Figures published by the European Commission highlight that 2017 was another record year for EU agri-food exports, which reached a value of €137.9 billion in 2017 (5% growth on 2016). Among dairy products, milk powder exports increased in value by 26%, (+€926 million) and infant formula exports were up by 11% (+ €722 million). The US and Russian markets, as well as several Asian countries, including Japan, China and Hong Kong, remain the most prosperous (see full figures here: https://goo.gl/sx7NFu ).
With regard to on-going trade discussions, the Mercosur negotiations continue drag on, with officials concluding without an agreement following two weeks of technical talks in Paraguay in February. Trade Commissioner Cecilia Malmström however told MEPs on Wednesday that it is close to being finalised, with room still for another round of negotiations in March, that could culminate in a Ministerial Meeting, if enough progress is made. It is believed that dairy, as well as EU offensive interests in cars, remain the key sticking points, with Brazil unwilling to move on EU market access demands and technical rules.
The Mexico FTA is also believed to be close to being finalised, with hopes that the next round of negotiations, foreseen for April, will conclude with a deal. Six chapters, including good regulatory practices, publication and administration and sanitary and phytosanitary measures have been completed. It is believed that the deal will include an agreement on significant market access for EU SMP.
While the FTA with Japan is on track to provisionally enter into force by early 2019, with legal clearance due before July 2018, its signature after summer, ratification by the Japanese Parliament in October and its adoption by the European Parliament in early 2019. The Japanese agreement with 10 Pacific countries, TPP, is expected to be signed this month, and the implementation will take place when 6 countries ratify it.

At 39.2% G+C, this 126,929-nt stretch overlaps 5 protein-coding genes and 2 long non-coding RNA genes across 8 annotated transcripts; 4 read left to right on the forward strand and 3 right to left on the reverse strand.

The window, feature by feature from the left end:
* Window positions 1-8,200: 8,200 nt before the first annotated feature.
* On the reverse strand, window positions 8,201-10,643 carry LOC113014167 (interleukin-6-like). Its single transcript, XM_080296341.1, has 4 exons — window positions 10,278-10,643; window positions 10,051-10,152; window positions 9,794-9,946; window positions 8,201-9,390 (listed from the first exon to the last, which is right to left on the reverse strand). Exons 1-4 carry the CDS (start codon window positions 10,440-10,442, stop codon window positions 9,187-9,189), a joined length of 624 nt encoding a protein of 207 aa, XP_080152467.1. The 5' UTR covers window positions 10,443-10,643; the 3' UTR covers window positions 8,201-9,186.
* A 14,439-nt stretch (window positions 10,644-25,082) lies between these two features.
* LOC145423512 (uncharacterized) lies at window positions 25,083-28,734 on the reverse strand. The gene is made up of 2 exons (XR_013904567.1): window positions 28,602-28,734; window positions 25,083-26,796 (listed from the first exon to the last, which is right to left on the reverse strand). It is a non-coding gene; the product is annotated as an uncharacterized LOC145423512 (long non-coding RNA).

Finally, United States President Trump’s plans to impose punitive 25% duties on steel and 10 % duties on aluminium imports (expected to take effect on March 23) have sparked concerns about a potential trade war with the EU and other world trading partners. In response to the announcement, nearly two weeks ago, Commission President Jean-Claude Juncker has unveiled a proposal to impose WTO compatible countermeasures against the US, totalling $3.5 billion in duties on US products (largely focusing on products which are produced in Trump’s stronghold states), including some agri-food products, such as orange juice and whiskey. Dairy products are not included on the list, however there are concerns about potential implications for soya imports and world prices.
By Alison Graham
European Affairs Executive
30 Apr 2021